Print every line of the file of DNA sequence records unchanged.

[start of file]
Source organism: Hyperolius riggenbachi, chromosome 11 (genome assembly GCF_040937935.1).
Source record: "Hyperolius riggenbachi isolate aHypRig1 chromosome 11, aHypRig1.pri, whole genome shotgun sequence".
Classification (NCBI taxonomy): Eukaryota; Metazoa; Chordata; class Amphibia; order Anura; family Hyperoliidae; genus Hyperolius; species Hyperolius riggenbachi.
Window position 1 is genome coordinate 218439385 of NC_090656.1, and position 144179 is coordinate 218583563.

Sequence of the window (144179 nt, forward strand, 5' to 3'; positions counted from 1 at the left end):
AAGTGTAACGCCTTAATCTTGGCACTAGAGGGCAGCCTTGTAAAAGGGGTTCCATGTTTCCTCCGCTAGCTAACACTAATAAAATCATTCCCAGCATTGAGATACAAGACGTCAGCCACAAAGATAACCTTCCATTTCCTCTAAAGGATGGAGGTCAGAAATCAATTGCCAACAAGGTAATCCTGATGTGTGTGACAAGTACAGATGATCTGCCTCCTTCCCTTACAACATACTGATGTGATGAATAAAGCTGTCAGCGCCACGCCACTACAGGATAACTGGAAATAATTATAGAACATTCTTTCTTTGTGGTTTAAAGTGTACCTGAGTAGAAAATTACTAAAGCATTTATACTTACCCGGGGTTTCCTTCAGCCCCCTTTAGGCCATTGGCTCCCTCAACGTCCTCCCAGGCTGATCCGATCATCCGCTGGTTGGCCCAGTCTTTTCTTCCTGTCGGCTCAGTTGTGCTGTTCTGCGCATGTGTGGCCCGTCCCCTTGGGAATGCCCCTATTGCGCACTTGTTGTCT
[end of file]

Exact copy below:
Source organism: Hyperolius riggenbachi, chromosome 11 (genome assembly GCF_040937935.1).
Source record: "Hyperolius riggenbachi isolate aHypRig1 chromosome 11, aHypRig1.pri, whole genome shotgun sequence".
Classification (NCBI taxonomy): Eukaryota; Metazoa; Chordata; class Amphibia; order Anura; family Hyperoliidae; genus Hyperolius; species Hyperolius riggenbachi.
Window position 1 is genome coordinate 218439385 of NC_090656.1, and position 144179 is coordinate 218583563.

Sequence of the window (144179 nt, forward strand, 5' to 3'; positions counted from 1 at the left end):
AAGTGTAACGCCTTAATCTTGGCACTAGAGGGCAGCCTTGTAAAAGGGGTTCCATGTTTCCTCCGCTAGCTAACACTAATAAAATCATTCCCAGCATTGAGATACAAGACGTCAGCCACAAAGATAACCTTCCATTTCCTCTAAAGGATGGAGGTCAGAAATCAATTGCCAACAAGGTAATCCTGATGTGTGTGACAAGTACAGATGATCTGCCTCCTTCCCTTACAACATACTGATGTGATGAATAAAGCTGTCAGCGCCACGCCACTACAGGATAACTGGAAATAATTATAGAACATTCTTTCTTTGTGGTTTAAAGTGTACCTGAGTAGAAAATTACTAAAGCATTTATACTTACCCGGGGTTTCCTTCAGCCCCCTTTAGGCCATTGGCTCCCTCAACGTCCTCCCAGGCTGATCCGATCATCCGCTGGTTGGCCCAGTCTTTTCTTCCTGTCGGCTCAGTTGTGCTGTTCTGCGCATGTGTGGCCCGTCCCCTTGGGAATGCCCCTATTGCGCACTTGTTGTCT